“They played our demo against the credits and they loved it. The Beatles were out, we were in!! We were ecstatic!!! But this is show biz; nothing is solid except a cashed check.”
Click here to go to the original article which features the “Right Foot, Left Foot” SONG DEMO:
“A few weeks later we got a call from Marshall saying that composer, Snuffy Walden, who was in negotiations to write all the music for the series, insisted that he write the title theme, which would be an instrumental. We’re out, Snuffy is in!!
“Thirtysomething went on to become a huge success and ran for four seasons. That fateful rejection call cost David and me potentially millions of dollars in royalties. The consolation prize was a year or so later when David and I got one of our songs, “Right Time For Love” in the movie and soundtrack of the cult classic, Revenge Of The Nerds.”
“Jay Asher and I first met at the Troubadour at one of those ‘Hoot Nights,’ where songwriters often gathered to listen to and meet with other like-minded creative types.
“Jay’s talents led him to write hits for Donna Summer and Julio Iglesias. One of the many songs Jay and I wrote together was ‘Only Everyday,’ which we thought was pretty good.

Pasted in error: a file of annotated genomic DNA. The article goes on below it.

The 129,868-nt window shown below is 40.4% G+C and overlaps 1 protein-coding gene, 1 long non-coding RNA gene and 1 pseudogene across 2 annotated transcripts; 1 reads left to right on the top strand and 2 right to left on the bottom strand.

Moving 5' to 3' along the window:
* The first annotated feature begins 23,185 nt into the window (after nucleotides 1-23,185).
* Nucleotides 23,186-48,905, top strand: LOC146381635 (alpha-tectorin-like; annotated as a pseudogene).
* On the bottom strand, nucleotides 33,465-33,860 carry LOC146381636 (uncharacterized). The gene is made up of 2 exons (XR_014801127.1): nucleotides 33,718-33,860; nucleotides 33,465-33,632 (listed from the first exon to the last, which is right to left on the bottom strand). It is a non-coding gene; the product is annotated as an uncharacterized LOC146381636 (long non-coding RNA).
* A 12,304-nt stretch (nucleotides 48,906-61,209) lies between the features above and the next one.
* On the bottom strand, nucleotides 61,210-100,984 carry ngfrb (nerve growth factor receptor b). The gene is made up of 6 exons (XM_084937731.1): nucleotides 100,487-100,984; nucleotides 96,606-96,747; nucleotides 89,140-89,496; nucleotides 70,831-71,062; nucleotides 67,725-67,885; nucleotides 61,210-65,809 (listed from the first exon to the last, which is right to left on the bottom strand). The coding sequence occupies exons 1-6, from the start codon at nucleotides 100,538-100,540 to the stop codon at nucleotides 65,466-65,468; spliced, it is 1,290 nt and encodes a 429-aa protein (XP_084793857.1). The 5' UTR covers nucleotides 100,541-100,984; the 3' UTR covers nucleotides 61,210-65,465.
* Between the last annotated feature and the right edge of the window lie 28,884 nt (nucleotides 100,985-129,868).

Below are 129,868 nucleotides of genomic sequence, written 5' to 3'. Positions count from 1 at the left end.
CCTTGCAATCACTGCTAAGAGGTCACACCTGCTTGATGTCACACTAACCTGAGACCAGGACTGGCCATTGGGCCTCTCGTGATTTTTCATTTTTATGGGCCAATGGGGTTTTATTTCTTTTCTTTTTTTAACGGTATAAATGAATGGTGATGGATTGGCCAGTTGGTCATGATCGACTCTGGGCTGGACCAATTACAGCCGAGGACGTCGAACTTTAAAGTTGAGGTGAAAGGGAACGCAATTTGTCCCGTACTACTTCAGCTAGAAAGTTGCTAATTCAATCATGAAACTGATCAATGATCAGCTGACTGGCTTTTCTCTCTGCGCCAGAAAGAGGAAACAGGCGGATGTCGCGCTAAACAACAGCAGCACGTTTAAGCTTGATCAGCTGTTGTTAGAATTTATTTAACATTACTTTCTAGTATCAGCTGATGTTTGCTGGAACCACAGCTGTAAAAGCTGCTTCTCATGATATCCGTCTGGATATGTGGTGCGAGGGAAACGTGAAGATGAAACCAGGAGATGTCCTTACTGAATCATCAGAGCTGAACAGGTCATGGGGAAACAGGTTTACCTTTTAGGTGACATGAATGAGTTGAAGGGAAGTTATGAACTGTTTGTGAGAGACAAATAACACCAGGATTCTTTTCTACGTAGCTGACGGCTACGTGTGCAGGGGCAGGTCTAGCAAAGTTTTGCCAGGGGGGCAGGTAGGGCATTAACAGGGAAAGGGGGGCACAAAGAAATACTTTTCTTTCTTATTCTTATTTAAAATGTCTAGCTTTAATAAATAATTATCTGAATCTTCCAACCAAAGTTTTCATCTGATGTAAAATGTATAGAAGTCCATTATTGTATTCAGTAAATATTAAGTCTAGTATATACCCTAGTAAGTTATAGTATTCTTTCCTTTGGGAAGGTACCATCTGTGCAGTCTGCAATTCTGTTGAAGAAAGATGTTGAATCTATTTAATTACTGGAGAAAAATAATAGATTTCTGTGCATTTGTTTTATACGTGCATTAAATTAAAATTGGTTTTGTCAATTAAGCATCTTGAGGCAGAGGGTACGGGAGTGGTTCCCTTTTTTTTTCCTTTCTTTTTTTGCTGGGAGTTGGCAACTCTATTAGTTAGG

“After pitching it to Barry Mann (Songwriting Hall Of Fame Inductee) for his publishing company (Dyad Music/Wixen Music Publishing), Barry said, ‘You guys have written a really good song, here. It might even be a great song.’ This from the writer of ‘You’ve Lost That Loving Feeling,’ ‘On Broadway,’ ‘Here You Come Again,’ ‘Somewhere Out There,’ ‘Just Once,’ and so many other hits.
“Sometimes just a compliment from a legend can keep you in the game. But alas…to this day, ‘Only Everyday’ has never been recorded except for Jay’s recent Honesty album, and this lovely demo sung by Clint Holmes”: